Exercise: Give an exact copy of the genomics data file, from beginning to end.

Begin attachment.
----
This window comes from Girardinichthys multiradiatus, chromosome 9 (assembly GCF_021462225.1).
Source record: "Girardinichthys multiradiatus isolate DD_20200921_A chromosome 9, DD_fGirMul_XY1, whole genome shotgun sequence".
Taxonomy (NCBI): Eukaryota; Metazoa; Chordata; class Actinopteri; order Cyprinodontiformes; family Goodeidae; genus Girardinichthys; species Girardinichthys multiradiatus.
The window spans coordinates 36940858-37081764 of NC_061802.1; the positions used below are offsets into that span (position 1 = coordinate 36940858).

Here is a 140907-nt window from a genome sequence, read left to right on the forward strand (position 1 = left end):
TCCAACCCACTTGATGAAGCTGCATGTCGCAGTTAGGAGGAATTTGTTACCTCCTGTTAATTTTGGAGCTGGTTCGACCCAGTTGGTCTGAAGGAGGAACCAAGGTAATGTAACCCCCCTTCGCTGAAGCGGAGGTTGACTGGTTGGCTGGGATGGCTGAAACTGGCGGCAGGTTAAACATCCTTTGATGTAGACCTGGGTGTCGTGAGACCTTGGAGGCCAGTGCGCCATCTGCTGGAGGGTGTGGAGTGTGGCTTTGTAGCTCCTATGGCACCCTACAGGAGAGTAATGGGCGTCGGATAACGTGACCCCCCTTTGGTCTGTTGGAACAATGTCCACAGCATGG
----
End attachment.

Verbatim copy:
This window comes from Girardinichthys multiradiatus, chromosome 9 (assembly GCF_021462225.1).
Source record: "Girardinichthys multiradiatus isolate DD_20200921_A chromosome 9, DD_fGirMul_XY1, whole genome shotgun sequence".
Taxonomy (NCBI): Eukaryota; Metazoa; Chordata; class Actinopteri; order Cyprinodontiformes; family Goodeidae; genus Girardinichthys; species Girardinichthys multiradiatus.
The window spans coordinates 36940858-37081764 of NC_061802.1; the positions used below are offsets into that span (position 1 = coordinate 36940858).

Here is a 140907-nt window from a genome sequence, read left to right on the forward strand (position 1 = left end):
TCCAACCCACTTGATGAAGCTGCATGTCGCAGTTAGGAGGAATTTGTTACCTCCTGTTAATTTTGGAGCTGGTTCGACCCAGTTGGTCTGAAGGAGGAACCAAGGTAATGTAACCCCCCTTCGCTGAAGCGGAGGTTGACTGGTTGGCTGGGATGGCTGAAACTGGCGGCAGGTTAAACATCCTTTGATGTAGACCTGGGTGTCGTGAGACCTTGGAGGCCAGTGCGCCATCTGCTGGAGGGTGTGGAGTGTGGCTTTGTAGCTCCTATGGCACCCTACAGGAGAGTAATGGGCGTCGGATAACGTGACCCCCCTTTGGTCTGTTGGAACAATGTCCACAGCATGG